To determine whether Rif1 affects telomere resection at 25°C, we needed to compare ssDNA accumulation in cells expected to arrest proliferation in G2/M (cdc13-1 rif1Δ) versus cells expected to divide (cdc13-1 +/-rif2Δ). However, ssDNA lesions at cdc13-1 uncapped telomeres are generated almost exclusively in the G2/M phase [33]. Moreover, DNA replication factors would most likely repair (re-synthesize) some of the lesions during S-phase, if cells could proliferate. Therefore, nocodazole was used to arrest all strains in G2/M, thus permitting comparison between their resection rates based upon genetic differences, rather than cell cycle differences. Over-night cultures at 20°C were incubated with nocodazole for 2 h and then shifted to 25°C or to 27°C for 3 h. The signals given by TG-ssDNA (e.g. ssDNA hybridized with an AC-rich probe) at native and denatured chromosome ends are shown in Figure 4b and 4d, respectively. The TG-ssDNA signals normalized to the total amount of TG repeats are presented in Figure 4e.

In these experiments, the wild type and rif1Δ controls accumulated only about 1% TG-ssDNA, whereas strains with mutations in the telomere-capping proteins Cdc13 or Yku70 accumulated more ssDNA. However, we found similar fractions of ssDNA at telomeres of cdc13-1 and cdc13-1 rif1Δ cells: about 4% at 20–25°C and 7–8% at 27°C (Figure 4e). The error bars (the standard deviation between measurements from two different experiments) are also overlapping. This shows that Rif1 does not significantly affect resection of telomeres, consistent with similar results we obtained at other chromosome regions and temperatures using QAOS (Figure 3 and Figure 4). In contrast, ssDNA was two-fold lower in cdc13-1 rif2Δ versus cdc13-1 cells at any tested temperature (Figure 4e). Together, these data suggest that Rif1 and Rif2 have different effects: Rif1 does not affect resection, whereas Rif2 somehow facilitates resection at telomeres.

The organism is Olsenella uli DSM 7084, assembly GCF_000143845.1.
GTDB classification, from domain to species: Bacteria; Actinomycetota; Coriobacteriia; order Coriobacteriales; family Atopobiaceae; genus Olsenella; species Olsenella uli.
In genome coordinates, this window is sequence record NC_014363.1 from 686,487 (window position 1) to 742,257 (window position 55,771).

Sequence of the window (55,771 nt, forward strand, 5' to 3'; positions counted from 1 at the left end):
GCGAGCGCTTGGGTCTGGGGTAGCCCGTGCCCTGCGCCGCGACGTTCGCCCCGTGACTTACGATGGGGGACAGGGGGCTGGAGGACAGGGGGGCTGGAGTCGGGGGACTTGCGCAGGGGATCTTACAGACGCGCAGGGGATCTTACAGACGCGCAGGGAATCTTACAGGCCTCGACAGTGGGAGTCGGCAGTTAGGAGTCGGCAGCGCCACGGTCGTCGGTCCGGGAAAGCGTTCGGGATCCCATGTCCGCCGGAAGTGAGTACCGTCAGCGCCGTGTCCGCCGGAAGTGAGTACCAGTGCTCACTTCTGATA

Interestingly, strains able (cdc13-1 and yku70Δ) or unable (cdc13-1 rif1Δ) to proliferate at 25°C had similar fractions of telomeric TG-ssDNA (about 4%) at this temperature (Figure 4e). Moreover, cdc13-1 rif1Δ cells had similar fractions of telomeric ssDNA at permissive (20°C) and restrictive (25°C) temperatures (Figure 4e). These data indicate that resection of TG-telomeres does not correlate with cell cycle arrest. Therefore, we tested whether progression of ssDNA to sub-telomeres correlated with G2/M arrest. We incubated cdc13-1 strains (+/- other relevant mutations) at 25°C and 27°C, without nocodazole. We found that about 2% ssDNA accumulated in RIF1+ cells at 25°C (Figure 4f), however most cells continued to cycle (Figure 4g) and did not activate the Rad53Chk2 checkpoint kinase (Figure 4j) or the Ddc2ATRIP checkpoint protein (Figure 4k). At 27°C, about 6–10% ssDNA was detected in sub-telomeres when over 75% RIF1+ cells accumulated in G2/M (Figure 4f–4g). These data suggest that the majority of RIF1+ cells arrest proliferation in response to about 6–10% sub-telomeric ssDNA, whereas they tolerate 2% sub-telomeric ssDNA without activating a checkpoint response.